TN speaker's survey shows 6 out of 10 support Insure Tennessee
Cooper questions Haslam, lawmakers on Insure TN failure
Tenn. Republicans Hit Each Other on 'Social Hour,' Expenses
Protesters targeting senators who voted no on Insure TN
And that’s expected to pick up on Wednesday when advocates launch a nearly 70-mile, four-day walk across the Southeast Tennessee district of Sen. Mike Bell, R-Riceville, one of the senators voting no.
Advocates are calling it the “Insure Tennessee Journey for Justice” and say the governor’s proposal “must be passed before the close of this legislative session.”
The same day, activists plan a “pray-in” at the state Capitol in Nashville during what they’re calling a “Moral Day of Action.”
“Two dozen Tennesseans die every month, over 50 hospitals are at risk of closing, and yet we have the opportunity to receive $1 billion per year of assistance,” Pamela Weston, who is involved in the march in Bell’s district, said in a statement. “Why would we ever refuse that?” LINK
Cooper questions Haslam, lawmakers on Insure TN failureBut most recently, he's been frustrated with the Tennessee General Assembly and Republican Gov. Bill Haslam. Specifically, with their work on Haslam's controversialInsure Tennessee.
As Tennessee Democrats at the state level eventually did, Cooper publicly supported Insure Tennessee, the plan to provide federally funded health care to as many as 470,000 eligible low-income Tennesseans. And he wrote what he considers one of the most scathing editorials of his career after the plan failed.
There were signs both the governor and legislators didn't have high hopes for the plan before it officially died in a special Senate committee, he argued.
"I was very discouraged when I went to the governor's inauguration and he didn't even mention the special session that was coming up in two weeks. The prayer that opened the special session denounced the governor's own plan. When they stacked the committee against the governor's plan: those are pretty outrageous and unusual steps for Tennessee," Cooper told the Tennessean.
"We don't have a constitutionally strong governor here … but we've had governors with strong personalities who usually got their way with the legislature, and this was a very different case."
Noting a recent article in Forbes magazine that listed Haslam's personal wealth at $2 billion, the congressman also said Haslam's position as potentially the wealthiest politician in U.S. history was "largely unused power though on his part."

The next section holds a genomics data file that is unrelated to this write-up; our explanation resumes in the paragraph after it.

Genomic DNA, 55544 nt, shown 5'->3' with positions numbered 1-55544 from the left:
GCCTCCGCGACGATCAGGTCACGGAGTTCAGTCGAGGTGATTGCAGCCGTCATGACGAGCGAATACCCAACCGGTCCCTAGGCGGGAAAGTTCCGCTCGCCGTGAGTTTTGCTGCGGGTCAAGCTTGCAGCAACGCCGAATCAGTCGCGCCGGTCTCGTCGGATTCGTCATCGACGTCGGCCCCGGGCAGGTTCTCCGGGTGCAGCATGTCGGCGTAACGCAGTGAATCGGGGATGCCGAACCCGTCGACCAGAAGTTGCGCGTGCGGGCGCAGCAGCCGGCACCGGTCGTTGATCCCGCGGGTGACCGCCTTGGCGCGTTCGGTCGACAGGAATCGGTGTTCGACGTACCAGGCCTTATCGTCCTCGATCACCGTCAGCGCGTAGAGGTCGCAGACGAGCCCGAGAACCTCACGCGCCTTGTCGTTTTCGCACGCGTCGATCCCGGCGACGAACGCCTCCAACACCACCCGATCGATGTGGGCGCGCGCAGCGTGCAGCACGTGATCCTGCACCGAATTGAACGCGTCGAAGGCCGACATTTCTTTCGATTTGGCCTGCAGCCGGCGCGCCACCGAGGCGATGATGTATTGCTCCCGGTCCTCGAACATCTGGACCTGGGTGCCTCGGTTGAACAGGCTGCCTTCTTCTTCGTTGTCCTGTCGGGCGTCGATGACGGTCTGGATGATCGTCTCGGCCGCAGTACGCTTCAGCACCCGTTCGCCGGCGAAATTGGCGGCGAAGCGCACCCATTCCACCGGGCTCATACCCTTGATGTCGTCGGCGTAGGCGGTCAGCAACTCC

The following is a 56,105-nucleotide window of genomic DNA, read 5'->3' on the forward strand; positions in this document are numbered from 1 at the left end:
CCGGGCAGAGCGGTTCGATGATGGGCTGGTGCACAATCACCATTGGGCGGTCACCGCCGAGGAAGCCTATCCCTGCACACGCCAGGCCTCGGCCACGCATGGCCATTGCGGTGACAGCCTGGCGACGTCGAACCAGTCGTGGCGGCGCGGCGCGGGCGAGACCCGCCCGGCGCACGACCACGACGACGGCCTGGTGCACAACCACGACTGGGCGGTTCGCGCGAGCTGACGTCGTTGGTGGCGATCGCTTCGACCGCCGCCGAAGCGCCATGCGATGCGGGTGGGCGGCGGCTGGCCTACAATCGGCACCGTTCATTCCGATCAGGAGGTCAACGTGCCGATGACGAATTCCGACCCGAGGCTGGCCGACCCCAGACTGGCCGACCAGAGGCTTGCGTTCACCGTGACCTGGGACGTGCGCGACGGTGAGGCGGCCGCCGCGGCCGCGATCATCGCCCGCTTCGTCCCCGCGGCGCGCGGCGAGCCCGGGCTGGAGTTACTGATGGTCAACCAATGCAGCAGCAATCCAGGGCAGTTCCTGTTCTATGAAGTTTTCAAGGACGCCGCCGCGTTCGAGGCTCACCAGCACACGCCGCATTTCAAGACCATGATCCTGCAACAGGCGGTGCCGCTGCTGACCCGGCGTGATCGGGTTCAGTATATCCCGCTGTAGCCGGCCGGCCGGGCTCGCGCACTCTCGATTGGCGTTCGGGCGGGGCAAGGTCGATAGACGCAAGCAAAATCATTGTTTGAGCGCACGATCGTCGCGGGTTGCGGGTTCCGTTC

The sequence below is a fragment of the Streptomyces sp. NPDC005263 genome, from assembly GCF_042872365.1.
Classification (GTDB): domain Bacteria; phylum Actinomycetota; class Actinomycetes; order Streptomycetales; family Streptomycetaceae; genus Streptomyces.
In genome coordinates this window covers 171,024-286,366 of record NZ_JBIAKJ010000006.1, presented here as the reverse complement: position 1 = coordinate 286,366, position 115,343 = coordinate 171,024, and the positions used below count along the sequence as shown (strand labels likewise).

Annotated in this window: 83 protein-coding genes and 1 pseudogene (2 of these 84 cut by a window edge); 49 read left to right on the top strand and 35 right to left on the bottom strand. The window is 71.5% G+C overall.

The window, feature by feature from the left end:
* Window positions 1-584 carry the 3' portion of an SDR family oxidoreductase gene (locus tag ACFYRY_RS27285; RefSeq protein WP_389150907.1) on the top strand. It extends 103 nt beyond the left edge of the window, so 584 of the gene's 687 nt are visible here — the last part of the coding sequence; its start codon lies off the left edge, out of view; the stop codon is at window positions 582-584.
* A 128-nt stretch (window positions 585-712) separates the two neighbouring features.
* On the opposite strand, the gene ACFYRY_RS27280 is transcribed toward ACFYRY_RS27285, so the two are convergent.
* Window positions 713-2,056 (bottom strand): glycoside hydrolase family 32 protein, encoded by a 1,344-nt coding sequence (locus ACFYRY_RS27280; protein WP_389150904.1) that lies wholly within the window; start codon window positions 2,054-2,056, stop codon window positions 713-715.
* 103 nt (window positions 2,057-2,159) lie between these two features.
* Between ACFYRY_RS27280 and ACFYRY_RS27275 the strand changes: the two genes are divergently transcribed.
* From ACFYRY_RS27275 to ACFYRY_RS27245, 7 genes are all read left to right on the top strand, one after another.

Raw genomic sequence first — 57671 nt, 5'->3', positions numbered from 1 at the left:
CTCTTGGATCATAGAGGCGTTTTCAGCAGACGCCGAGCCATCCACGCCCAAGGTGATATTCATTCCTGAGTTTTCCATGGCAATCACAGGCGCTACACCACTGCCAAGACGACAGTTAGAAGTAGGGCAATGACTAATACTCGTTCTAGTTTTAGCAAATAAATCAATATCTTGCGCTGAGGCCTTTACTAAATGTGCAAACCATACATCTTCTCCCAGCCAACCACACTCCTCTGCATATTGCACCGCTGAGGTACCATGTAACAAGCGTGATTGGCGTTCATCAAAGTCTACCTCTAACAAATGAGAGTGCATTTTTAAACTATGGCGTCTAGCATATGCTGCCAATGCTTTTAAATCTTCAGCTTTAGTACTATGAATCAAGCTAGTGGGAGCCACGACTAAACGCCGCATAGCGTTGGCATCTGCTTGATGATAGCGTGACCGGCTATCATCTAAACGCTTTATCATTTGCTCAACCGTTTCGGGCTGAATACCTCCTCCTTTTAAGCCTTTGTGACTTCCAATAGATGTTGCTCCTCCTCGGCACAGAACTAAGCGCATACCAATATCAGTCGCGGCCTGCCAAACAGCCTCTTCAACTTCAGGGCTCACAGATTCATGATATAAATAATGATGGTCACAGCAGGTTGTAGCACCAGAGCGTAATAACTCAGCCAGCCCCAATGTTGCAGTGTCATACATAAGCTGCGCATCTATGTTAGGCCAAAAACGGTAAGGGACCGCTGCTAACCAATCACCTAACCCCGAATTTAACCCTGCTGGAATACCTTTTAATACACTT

Cooper's criticism of Haslam's leadership style is not new attack: Haslam readily acknowledges and waves off criticism that his affable personality in some way inhibits his effectiveness as a politician. LINK
Tennessee state politics harm the least among usIf the Tennessee General Assembly’s activities so far are any indication, this will be a legislative session when the least among us were forgotten.
While emotion and legislative activity in Tennessee have revolved around gun rights, education standards and red-light traffic cameras, there are still hundreds of thousands of working poor people who are uninsured, more than 6,500 intellectually disabled people who are on a waiting list for TennCare services and $30 million in cuts to mental health services.
It’s not too late to bring back Insure Tennessee, Gov. Bill Haslam’s innovative program that would have used federal Medicaid dollars to cover 280,000 working poor people, requiring them to take responsibility for their health and not adding to the state budget.
The proposal died unceremoniously in a special Senate committee last month without even a vote of the full Senate or House of Representatives, but there’s no reason cooler heads can prevail and lawmakers can do the right thing.
Results from a survey released this past week by House Speaker Beth Harwellshowed that 59 percent of her constituents support Insure Tennessee. LINK (Subscription)
Tenn. Republicans Hit Each Other on 'Social Hour,' ExpensesHouse Majority Leader Gerald McCormickdrew hoots and hollers of agreement from his colleagues when he suggested that members of the Senate had met during recent winter storms in the interest of padding their expense accounts.
Now fellow Republican Senate Speaker Ron Ramsey is firing back in a letter obtained by The Associated Press, suggesting that House members aren't concerned with completing legislative business in timely fashion.
"I am certain that Tennesseans prefer legislators who use their work time productively rather than adjourn committees early to partake in social hour," Ramsey said.
Even while Ramsey professed "no interest in fanning the flames of inter-chamber discord," the heated words are the latest example of the two GOP-controlled bodies chafing over priorities and pace.
Legislative sessions normally get off to a late start following elections years, but a special session on Medicaid expansion and the recent winter storms have added further delays.